Kaspersky researchers have uncovered a highly sophisticated cyberespionage campaign aimed at stealing information from South Asian diplomatic, government and military entities.
The campaign lasted almost six years and had ties to other recent attacks detected in the region.
Further investigation into the tools and methods used in the campaign led researchers to the conclusion that the attacker behind it is the Platinum group – a cyberespionage actor that they thought had gone.
For the activity to remain unseen for such a long time, the group encoded its information using a technique called steganography, which conceals the fact that there is any information there at all.
Security researchers have been warning about the dangers of steganography for a while now.
Steganography is the practice of transferring data in a concealed format where the very fact that data is being sent is disguised. In this way it differs from cryptography, which only conceals the data. By using steganography, cyberespionage actors can remain in an infected system for a very long time without arousing any suspicion.
This was the method used by the Platinum group, a cyberthreat collective acting against governments and related organisations in South and Southeast Asia, whose last known activity had been reported back in 2017.
In the case of the newly discovered Platinum operation, the malware commands were embedded in the HTML-code of a website. The ‘tab’ and ‘space bar’ keys on a keyboard do not change how HTML-code is reflected on a web-page, so the threat actors encoded the commands in a specific sequence of these two keys.
As a result, the commands were almost impossible to detect in the network traffic, as the malware merely appeared to access an unsuspicious website that was unnoticeable in the overall traffic.
To detect the malware, researchers had to check programmes that were capable of uploading files to the device. Among them, the experts noticed one that acted strangely – for instance, it accessed the public cloud service Dropbox for administration and was programmed to work only at certain times.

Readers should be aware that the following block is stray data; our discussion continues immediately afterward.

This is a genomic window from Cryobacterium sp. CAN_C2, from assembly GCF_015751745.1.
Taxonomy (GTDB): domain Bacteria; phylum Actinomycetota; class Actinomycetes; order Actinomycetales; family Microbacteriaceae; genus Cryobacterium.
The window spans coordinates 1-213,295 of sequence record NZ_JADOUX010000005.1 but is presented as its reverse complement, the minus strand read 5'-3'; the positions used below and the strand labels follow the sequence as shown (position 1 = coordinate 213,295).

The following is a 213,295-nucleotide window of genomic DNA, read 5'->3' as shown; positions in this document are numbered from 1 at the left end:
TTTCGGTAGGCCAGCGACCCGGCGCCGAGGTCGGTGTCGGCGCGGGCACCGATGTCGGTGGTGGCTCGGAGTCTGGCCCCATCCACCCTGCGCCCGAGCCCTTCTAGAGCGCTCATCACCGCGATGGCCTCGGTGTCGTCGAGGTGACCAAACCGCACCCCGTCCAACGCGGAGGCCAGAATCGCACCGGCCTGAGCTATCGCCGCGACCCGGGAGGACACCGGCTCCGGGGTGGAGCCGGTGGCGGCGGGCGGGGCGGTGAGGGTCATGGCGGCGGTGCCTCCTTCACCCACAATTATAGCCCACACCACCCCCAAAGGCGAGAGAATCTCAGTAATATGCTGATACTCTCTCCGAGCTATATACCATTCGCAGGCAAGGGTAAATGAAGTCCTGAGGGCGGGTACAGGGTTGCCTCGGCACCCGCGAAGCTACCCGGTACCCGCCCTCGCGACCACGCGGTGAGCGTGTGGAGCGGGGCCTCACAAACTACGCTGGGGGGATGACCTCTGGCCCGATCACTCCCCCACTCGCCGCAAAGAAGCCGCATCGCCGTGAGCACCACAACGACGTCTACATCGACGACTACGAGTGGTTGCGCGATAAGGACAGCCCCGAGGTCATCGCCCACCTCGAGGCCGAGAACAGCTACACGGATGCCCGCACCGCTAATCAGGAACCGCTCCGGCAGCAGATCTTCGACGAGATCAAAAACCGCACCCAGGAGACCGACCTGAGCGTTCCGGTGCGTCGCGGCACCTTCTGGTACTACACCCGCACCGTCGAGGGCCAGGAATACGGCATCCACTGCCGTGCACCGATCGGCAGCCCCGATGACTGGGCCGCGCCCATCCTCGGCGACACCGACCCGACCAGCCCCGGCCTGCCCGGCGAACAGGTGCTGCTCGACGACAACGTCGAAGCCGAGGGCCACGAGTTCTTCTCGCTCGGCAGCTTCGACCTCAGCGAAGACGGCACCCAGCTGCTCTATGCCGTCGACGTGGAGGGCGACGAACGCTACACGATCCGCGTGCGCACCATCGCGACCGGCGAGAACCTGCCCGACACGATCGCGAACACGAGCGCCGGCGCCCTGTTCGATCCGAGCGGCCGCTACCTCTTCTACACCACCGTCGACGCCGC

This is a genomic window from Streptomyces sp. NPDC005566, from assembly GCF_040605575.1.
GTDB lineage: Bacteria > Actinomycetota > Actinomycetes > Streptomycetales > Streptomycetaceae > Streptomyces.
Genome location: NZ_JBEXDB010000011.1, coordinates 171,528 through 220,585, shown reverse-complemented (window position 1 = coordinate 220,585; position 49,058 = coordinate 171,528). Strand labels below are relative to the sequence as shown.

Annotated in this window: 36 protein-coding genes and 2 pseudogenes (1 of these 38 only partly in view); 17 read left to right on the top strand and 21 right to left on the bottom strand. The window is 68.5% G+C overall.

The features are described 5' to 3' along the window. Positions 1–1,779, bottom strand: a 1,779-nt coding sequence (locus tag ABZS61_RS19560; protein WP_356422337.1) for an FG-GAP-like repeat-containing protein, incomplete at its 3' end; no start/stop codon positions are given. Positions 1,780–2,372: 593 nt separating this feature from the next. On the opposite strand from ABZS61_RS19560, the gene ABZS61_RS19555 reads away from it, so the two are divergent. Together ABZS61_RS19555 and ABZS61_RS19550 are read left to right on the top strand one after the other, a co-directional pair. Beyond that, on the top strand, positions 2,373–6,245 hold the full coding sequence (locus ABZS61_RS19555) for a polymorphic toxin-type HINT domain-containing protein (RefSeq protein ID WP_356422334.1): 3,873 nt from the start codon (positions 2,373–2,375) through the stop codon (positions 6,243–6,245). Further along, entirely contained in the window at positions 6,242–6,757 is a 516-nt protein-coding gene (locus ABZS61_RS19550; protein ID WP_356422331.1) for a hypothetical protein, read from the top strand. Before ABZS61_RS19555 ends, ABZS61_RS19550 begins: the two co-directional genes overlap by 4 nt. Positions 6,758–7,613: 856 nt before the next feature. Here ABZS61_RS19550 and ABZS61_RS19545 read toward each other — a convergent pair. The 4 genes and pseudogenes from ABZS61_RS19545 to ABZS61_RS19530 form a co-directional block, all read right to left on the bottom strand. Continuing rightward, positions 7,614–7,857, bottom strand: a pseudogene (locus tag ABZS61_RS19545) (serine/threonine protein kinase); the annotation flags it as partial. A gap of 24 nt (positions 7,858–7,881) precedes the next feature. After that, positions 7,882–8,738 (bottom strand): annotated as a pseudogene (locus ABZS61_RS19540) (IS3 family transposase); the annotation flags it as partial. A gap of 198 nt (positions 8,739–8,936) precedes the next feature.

The researchers later realised this was done to hide the malware activity among processes operating during normal working hours, when its behaviour wouldn’t arouse suspicion. In fact the downloader was exfiltrating and uploading data and files to and from the infected device.
“Throughout its known existence, Platinum’s campaigns have been elaborate and thoroughly crafted. The malware used in this attack is no exception – apart from the steganography, it had other features that allowed it to fly and operate under the radar for a long time.
For example, it could transfer commands not only from the command center, but also from one infected machine to another. In this way, they could reach devices that were part of the same infrastructure as the attacked devices, but which were not connected to the internet. All in all, seeing threat actors like Platinum implementing steganography is a sign that advanced persistent threats are increasing the sophistication of their methods significantly to fly under the radar, and security vendors should keep it in mind when developing their security solutions,” said Alexey Shulmin, security researcher at Kaspersky.